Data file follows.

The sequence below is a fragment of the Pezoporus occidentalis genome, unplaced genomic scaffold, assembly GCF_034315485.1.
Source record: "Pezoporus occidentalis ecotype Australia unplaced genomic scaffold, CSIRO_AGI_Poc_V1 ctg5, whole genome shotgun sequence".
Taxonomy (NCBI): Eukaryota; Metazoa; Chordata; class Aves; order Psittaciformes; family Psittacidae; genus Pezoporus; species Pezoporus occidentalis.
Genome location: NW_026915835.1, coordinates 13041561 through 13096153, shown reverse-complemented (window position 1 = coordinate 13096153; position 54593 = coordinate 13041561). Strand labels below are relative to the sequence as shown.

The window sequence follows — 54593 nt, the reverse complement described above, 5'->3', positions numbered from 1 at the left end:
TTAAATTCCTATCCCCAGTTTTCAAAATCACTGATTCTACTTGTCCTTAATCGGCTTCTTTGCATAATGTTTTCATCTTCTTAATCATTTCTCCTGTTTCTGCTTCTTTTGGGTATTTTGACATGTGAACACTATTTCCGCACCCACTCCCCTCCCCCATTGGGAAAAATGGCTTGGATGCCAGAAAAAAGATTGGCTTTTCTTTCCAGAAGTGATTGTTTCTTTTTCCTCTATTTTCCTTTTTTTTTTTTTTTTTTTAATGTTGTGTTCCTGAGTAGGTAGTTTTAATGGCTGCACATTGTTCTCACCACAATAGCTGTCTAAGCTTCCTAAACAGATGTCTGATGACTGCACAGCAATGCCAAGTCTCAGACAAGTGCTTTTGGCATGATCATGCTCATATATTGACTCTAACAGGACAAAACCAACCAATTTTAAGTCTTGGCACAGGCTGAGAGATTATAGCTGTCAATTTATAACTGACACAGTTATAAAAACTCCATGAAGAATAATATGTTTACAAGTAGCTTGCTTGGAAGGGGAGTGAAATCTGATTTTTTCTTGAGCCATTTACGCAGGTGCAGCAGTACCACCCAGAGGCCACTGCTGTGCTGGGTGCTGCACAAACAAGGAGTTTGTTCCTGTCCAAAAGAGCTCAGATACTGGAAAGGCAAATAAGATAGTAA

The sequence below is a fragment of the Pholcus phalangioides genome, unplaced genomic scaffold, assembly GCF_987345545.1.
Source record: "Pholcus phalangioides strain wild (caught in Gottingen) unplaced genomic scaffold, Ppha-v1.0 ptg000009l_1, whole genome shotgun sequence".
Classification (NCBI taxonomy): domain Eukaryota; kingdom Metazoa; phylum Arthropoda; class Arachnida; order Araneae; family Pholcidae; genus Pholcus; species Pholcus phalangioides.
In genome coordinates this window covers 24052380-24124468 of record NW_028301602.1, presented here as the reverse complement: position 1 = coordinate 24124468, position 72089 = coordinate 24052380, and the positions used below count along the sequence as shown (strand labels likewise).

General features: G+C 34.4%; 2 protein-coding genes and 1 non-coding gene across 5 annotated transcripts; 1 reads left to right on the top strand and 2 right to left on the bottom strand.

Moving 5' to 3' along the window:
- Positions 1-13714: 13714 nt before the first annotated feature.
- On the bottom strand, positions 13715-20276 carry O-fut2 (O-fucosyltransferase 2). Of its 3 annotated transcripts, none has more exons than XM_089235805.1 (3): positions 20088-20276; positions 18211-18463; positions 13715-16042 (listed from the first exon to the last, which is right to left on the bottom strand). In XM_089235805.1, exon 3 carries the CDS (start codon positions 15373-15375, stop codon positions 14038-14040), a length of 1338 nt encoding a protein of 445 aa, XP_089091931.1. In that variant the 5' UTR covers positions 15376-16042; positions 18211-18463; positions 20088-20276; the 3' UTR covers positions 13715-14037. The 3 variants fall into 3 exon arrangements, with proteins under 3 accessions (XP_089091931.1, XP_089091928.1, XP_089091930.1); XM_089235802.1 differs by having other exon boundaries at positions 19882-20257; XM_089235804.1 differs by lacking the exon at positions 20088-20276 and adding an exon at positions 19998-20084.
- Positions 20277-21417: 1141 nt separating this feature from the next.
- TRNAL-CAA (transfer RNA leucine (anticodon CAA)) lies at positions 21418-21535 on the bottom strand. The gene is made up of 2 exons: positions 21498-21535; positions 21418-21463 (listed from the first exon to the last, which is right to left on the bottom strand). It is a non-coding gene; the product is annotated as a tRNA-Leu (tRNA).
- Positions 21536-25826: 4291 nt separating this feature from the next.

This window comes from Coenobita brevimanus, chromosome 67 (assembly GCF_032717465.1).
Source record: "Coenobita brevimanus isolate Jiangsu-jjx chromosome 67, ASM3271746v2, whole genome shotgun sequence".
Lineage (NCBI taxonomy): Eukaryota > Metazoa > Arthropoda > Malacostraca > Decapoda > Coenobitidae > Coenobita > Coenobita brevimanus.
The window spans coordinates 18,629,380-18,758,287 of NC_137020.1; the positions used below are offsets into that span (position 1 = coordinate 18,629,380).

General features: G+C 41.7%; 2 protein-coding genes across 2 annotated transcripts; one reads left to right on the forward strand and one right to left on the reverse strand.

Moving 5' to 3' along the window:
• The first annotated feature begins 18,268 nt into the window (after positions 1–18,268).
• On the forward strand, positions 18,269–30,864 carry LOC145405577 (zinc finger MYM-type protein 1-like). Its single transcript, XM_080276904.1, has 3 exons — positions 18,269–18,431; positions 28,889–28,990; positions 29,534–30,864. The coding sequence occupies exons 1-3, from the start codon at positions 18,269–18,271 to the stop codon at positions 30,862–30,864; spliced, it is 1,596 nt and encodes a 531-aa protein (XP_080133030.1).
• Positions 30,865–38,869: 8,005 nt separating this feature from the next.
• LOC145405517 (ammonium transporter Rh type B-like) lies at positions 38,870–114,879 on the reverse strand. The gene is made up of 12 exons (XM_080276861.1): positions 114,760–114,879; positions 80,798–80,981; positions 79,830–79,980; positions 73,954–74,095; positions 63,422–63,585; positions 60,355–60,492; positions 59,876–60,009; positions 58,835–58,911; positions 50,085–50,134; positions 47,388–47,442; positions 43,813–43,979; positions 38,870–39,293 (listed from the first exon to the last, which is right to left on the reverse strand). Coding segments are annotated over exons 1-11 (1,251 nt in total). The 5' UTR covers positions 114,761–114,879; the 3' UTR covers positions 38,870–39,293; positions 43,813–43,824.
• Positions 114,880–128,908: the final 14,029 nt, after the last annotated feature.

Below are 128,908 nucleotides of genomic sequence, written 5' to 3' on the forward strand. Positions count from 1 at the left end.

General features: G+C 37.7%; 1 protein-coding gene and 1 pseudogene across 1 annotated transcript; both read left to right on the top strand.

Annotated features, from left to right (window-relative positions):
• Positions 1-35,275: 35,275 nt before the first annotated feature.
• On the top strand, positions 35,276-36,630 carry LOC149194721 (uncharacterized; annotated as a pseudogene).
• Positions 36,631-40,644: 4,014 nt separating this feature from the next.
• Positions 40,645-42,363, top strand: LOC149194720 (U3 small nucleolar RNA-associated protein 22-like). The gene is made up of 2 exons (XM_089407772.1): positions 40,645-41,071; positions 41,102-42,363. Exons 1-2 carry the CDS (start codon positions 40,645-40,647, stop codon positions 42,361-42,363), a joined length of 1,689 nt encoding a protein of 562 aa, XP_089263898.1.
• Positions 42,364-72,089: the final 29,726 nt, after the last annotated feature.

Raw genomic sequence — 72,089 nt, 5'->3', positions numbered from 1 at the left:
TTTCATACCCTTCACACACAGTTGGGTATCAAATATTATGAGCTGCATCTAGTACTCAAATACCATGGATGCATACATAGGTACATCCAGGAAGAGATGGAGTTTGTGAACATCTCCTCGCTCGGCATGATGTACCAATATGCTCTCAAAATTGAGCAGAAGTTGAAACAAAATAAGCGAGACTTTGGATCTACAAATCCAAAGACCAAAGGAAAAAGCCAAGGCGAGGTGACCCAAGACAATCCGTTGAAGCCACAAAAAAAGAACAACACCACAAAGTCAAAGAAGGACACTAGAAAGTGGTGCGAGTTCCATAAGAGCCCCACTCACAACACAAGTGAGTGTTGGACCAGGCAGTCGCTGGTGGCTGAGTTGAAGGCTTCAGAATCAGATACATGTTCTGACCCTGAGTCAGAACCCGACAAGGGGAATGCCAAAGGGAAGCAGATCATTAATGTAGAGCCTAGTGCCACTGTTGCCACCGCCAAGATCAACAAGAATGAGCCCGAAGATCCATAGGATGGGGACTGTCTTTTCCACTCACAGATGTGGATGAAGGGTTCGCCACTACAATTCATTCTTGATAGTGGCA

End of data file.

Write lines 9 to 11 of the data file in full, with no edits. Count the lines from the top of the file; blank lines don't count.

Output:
Classification (NCBI taxonomy): domain Eukaryota; kingdom Metazoa; phylum Arthropoda; class Arachnida; order Araneae; family Pholcidae; genus Pholcus; species Pholcus phalangioides.
In genome coordinates this window covers 24052380-24124468 of record NW_028301602.1, presented here as the reverse complement: position 1 = coordinate 24124468, position 72089 = coordinate 24052380, and the positions used below count along the sequence as shown (strand labels likewise).

General features: G+C 34.4%; 2 protein-coding genes and 1 non-coding gene across 5 annotated transcripts; 1 reads left to right on the top strand and 2 right to left on the bottom strand.